A Day In My Life Matt Landau

3 min read
Oct 1, 2009

Update: This post dates back to 2009. If you’d like to see how far we have come with video since, check out The Vacation Rental Show presented by Booking.com. We still encourage all advanced vacation rental professionals (Stage 3 and 4 of Listing Site Independence) to begin practicing with some form of video storytelling. 

It should be no secret that video is playing an increasingly important role in marketing these days. And knowing that trust and personality are two hugely defining factors in the vacation rental industry, I wanted to share how my “day in the life” video was created and how you can achieve a similar effect on a limited budget.

The videographer I refer to above is named Trent Bayliss and I think Trent did a great job of conveying my personality and values. Since this was a new style of video for him, I’ve decided to summarize our learnings for those who want to replicate a ‘lifestyle’ video for their own rentals.

Here’s What We Learned

If you plan to make one of the videos for yourself, feel free to use the following tips as a blueprint. And if you are an Inner Circle member, we are sharing constructive feedback on each others’ video plans here:

Identify core themes: start by jotting down what makes you and your rental unique. There’s no need to be overly romantic…just honest. When you are making decisions about what to film or include in editing, use these themes as your compass.

Limit your filming time: focus on a small handful of scenes and stick to them. It would have been very easy for us to spend weeks filming scenes but we chose to limit it to one day. No major motion picture here.

Keep it short: We had to remind ourselves that most viewers online have the attention span of a goldfish. And even at 4 minutes, we felt like the total length of the video could still have been shorter. You’ll need to eliminate lots of good footage. But you always want to leave viewers wanting a bit more (rather than boring them to departure).

Get over the embarrassment: I have to admit, one of my biggest hurdles (in even sharing this with you today) was admitting that I just commissioned a video “all about me.” This seemed sooooo egotistical (and it is). But in the end, I have just kinda gotten over it and received enough feedback to reinforce the initial instinct…that it just helps clients understand you better.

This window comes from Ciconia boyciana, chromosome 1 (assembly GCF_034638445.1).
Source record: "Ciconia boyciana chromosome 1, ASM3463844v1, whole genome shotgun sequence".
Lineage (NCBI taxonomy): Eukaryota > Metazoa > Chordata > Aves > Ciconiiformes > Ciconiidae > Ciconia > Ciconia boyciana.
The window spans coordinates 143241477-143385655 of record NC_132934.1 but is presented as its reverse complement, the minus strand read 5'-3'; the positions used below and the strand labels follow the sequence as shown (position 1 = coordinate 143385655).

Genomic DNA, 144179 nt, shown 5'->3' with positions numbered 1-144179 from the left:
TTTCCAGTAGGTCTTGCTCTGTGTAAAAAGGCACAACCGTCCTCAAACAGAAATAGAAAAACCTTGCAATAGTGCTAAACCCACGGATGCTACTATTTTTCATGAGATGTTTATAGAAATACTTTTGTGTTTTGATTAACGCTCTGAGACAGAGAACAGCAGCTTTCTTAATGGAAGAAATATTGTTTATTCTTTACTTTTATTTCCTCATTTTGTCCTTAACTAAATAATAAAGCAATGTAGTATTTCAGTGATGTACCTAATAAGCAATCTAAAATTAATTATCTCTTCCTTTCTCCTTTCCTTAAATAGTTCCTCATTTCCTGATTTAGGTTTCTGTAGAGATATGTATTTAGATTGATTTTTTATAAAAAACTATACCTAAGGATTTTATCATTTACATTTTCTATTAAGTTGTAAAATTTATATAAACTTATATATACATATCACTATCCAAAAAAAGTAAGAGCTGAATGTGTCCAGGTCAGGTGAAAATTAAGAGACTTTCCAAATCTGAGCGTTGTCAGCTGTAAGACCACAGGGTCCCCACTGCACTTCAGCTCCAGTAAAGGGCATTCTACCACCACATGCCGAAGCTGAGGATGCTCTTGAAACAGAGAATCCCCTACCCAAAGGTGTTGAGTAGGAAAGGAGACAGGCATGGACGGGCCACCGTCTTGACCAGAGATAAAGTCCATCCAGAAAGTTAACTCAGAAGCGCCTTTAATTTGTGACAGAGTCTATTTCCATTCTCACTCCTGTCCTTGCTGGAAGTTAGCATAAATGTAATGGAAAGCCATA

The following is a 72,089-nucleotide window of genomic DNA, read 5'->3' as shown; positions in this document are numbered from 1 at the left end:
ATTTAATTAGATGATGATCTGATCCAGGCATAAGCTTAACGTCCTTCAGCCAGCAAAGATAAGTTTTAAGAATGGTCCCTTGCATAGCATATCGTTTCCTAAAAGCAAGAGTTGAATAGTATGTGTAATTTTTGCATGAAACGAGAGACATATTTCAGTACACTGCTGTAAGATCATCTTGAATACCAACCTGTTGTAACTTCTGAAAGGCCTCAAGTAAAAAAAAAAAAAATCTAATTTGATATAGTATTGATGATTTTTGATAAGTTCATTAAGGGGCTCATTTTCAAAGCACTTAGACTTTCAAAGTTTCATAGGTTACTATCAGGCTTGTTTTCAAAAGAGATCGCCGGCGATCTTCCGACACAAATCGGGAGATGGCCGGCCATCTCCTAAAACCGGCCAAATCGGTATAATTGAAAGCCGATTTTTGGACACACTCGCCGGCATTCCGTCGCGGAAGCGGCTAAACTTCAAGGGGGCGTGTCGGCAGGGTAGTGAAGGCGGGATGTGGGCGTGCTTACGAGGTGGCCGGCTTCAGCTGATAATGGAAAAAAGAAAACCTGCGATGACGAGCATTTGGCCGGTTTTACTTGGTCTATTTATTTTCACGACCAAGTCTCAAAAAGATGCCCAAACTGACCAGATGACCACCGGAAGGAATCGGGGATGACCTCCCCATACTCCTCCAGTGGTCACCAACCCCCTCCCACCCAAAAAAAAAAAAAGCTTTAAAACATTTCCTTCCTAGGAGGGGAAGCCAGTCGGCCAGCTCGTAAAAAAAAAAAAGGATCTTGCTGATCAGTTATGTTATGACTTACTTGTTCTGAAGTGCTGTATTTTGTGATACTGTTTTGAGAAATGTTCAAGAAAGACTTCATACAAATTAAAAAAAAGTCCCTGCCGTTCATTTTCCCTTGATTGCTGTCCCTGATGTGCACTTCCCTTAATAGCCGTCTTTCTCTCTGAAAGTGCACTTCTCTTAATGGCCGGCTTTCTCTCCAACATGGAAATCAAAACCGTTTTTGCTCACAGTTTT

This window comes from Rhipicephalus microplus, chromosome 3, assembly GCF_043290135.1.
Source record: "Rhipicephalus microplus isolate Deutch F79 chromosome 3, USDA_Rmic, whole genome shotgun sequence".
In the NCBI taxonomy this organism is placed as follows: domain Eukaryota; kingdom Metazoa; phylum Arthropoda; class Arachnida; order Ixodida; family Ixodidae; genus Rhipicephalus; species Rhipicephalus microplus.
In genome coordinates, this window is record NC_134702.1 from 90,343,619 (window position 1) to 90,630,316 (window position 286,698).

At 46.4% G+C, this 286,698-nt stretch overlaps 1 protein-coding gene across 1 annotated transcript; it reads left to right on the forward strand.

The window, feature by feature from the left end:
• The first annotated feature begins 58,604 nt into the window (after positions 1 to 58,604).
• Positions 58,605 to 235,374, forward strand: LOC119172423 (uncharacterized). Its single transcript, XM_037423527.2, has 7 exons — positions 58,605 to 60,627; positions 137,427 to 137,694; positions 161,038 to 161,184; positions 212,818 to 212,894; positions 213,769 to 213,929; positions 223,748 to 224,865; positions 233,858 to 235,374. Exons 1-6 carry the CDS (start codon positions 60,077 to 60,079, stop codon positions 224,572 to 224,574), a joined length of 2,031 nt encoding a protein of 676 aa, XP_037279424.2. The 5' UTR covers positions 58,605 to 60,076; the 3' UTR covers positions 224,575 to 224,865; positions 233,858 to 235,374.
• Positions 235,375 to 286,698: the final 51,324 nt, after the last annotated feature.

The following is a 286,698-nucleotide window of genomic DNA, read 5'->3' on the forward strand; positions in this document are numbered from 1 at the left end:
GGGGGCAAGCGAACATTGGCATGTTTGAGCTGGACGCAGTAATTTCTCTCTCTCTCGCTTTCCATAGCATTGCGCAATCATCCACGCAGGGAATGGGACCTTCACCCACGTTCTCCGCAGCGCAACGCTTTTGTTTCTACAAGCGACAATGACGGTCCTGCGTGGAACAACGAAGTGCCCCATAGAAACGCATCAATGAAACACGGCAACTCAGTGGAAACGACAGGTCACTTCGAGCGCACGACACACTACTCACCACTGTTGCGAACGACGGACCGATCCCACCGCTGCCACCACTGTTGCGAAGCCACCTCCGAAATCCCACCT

Host it on Youtube: There are plenty of video hosting platforms. And I was tempted to host it on Wistia privately (for analytics and call to action features). But in the end, we just went the Youtube route for ease of access, choosing a title that was aligned with my product (this blog). This will allow it to show up in the video Google search rankings and give me that ‘surround sound’ effect of “being everywhere” when someone is researching my business.

Grab some stills and teasers: Since Trent had tons of footage that he didn’t use, we turned a select handful of the clips into “teaser” videos (15 second clips) to post on Instagram and Twitter with some cool music overlaid. Since this footage was not featured in the final video, it seemed like a shame to let it go to waste. He also snapped some portrait still photos (like the ones below) along the way for my marketing portfolio. Any owner can use this on their About Us page or listing site bio for a more polished and professional look.

No action? No problem: I think the only reservation people may have (against making this style video) is that “I’m not that interesting” or “my day is boring.” And to that I would argue that simple scenes in your rental, meeting friends/family, and at your computer or doing something owner-ish is all you need. Don’t even feel the need to get all dolled up. Casual is best.

If you are looking for more ideas or are considering investing in this kind of video to promote your vacation rental business, read through this vacation rental video post to get more ideas.